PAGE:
Skip to content Skip to navigation

ONC Meeting to Focus on Specialists

May 2, 2011
by David Raths
| Reprints
American Academy of Pediatrics says members need pediatric-specific quality measures based on clinical data

Finding “meaningful” quality measures for specialists was one of the toughest challenges the Office of the National Coordinator for Health Information Technology (ONC) faced in Stage 1 of its incentive program for electronic health record adoption. Many specialists felt that the menu of meaningful use measures did not apply to their practices.

A study co-authored by ONC staffers and published in the March 2011 issue of Health Affairs found that although 90.6 percent of physicians working in general or family practice or internal medicine could qualify for incentives, fewer than two-thirds of pediatricians, obstetrician-gynecologists, and psychiatrists may qualify.

The federal Health IT Policy Committee’s Meaningful Use Workgroup plans to hold a public hearing on May 13 focused on specialist considerations related to meaningful use in Stage 2. Topics will include care coordination among specialists, primary care, care management, and patients, as well as EHR support of specialists in patient care and clinical decision support.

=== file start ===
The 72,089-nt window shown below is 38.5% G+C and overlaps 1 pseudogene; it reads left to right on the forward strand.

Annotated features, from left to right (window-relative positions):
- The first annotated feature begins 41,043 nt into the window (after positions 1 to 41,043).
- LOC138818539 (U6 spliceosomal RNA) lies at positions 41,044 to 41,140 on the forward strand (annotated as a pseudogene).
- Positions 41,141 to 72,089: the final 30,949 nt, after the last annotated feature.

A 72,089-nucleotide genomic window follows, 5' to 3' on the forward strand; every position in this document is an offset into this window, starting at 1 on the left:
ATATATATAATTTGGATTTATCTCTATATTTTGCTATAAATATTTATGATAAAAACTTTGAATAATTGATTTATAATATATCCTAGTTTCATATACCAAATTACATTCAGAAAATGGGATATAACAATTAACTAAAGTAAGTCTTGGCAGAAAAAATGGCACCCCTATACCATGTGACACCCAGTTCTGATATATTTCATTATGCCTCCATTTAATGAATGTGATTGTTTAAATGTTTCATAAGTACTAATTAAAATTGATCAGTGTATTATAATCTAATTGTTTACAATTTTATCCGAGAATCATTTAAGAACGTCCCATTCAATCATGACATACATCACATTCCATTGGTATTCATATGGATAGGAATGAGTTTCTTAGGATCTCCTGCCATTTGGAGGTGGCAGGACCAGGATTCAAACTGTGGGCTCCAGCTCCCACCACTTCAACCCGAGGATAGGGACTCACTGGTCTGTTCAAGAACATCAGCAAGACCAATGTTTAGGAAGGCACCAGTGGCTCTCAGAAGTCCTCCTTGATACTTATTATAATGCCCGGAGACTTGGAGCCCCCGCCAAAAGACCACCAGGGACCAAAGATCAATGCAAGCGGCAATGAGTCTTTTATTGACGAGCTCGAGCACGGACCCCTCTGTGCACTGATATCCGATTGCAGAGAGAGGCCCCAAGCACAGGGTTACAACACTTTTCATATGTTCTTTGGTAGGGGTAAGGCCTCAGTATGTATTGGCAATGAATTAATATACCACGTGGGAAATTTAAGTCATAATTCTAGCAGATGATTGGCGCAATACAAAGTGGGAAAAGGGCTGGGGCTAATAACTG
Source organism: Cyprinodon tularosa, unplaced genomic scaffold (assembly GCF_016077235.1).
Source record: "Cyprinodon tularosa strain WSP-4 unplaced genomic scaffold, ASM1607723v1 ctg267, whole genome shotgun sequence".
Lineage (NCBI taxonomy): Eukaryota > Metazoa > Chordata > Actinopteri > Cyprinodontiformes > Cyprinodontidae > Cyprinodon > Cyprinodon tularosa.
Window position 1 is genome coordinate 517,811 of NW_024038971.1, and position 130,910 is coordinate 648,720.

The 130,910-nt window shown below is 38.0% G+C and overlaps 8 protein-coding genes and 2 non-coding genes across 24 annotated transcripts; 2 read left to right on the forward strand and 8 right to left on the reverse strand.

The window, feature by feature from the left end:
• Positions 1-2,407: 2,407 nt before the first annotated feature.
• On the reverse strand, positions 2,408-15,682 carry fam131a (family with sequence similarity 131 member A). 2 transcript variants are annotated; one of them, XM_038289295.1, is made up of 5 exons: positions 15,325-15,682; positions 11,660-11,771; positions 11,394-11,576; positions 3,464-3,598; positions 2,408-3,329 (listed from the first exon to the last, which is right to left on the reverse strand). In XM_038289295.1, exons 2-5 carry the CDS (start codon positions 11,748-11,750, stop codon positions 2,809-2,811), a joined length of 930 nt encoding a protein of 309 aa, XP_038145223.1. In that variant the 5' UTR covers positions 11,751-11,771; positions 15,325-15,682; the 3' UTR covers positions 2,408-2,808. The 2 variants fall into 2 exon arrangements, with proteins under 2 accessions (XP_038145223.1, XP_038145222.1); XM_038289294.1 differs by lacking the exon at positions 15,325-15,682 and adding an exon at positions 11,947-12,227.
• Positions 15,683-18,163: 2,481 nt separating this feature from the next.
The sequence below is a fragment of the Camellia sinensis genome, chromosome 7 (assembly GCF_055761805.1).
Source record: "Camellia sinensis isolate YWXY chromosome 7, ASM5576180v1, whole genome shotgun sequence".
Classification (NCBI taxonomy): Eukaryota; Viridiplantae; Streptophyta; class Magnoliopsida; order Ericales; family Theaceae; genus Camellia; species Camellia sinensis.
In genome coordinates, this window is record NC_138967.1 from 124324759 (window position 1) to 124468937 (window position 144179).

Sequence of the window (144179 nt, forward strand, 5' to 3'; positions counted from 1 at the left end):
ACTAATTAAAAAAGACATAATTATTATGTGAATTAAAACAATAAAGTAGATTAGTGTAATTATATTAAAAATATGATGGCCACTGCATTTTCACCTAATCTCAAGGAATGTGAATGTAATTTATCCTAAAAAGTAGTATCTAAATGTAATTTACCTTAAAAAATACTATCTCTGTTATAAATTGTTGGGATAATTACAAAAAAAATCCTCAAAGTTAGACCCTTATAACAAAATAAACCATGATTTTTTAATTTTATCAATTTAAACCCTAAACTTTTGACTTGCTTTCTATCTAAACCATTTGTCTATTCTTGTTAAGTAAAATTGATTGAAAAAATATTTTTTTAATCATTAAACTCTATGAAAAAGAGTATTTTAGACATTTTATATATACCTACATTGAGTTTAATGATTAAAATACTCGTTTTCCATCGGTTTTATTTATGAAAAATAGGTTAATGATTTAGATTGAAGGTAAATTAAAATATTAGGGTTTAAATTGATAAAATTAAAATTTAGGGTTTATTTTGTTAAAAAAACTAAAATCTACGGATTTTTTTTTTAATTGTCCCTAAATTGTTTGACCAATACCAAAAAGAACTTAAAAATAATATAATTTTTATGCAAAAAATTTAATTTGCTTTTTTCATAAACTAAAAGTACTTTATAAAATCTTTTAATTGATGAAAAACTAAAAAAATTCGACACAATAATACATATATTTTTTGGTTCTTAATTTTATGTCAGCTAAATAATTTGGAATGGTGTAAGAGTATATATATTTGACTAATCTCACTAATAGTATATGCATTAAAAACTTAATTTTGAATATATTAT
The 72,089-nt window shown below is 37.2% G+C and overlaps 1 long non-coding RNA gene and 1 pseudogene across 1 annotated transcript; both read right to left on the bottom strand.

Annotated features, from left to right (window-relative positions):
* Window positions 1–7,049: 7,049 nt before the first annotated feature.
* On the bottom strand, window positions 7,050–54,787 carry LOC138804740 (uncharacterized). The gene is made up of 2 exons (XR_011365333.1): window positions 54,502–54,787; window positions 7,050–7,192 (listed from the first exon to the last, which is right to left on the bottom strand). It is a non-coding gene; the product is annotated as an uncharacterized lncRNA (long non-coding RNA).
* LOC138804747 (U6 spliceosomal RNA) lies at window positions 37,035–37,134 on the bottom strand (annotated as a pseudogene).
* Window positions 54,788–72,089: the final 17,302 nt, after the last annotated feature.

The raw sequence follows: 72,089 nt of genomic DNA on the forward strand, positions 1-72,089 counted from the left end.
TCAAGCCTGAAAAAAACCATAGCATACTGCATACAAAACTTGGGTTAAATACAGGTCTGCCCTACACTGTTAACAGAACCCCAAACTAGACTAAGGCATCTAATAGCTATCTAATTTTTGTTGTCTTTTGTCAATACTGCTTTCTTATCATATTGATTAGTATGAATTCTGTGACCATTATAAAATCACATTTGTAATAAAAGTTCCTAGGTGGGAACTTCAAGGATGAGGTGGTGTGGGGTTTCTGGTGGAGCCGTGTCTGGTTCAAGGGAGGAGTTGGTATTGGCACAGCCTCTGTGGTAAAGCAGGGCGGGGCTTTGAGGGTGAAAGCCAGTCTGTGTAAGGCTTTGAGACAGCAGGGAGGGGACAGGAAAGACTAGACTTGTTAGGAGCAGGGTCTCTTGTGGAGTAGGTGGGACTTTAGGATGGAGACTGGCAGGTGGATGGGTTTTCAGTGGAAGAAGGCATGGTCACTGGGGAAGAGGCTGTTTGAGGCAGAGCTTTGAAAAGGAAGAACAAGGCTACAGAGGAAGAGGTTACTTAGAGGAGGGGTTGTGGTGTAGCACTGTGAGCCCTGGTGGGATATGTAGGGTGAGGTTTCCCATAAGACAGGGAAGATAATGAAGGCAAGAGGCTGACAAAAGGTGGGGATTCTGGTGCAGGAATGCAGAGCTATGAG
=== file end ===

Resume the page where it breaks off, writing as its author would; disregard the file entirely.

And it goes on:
Recently the American Academy of Pediatrics (AAP) issued a policy statement about health IT issues facing pediatricians. AAP said its membership needs pediatric-specific quality measures based on clinical data as well as data standards that facilitate electronic collection, processing, and reporting of pediatric-specific and pediatric-appropriate clinical data from medical homes.

The AAP also noted that privacy laws pose implementation challenges. “In addition to jurisdictional variations in laws surrounding patient privacy,” the AAP statement noted, “there are technical, political, and ethical issues surrounding information management for children with conditions such as HIV or rare diseases, adolescent privacy and confidentiality issues, and of confidential data stored in health information exchanges.”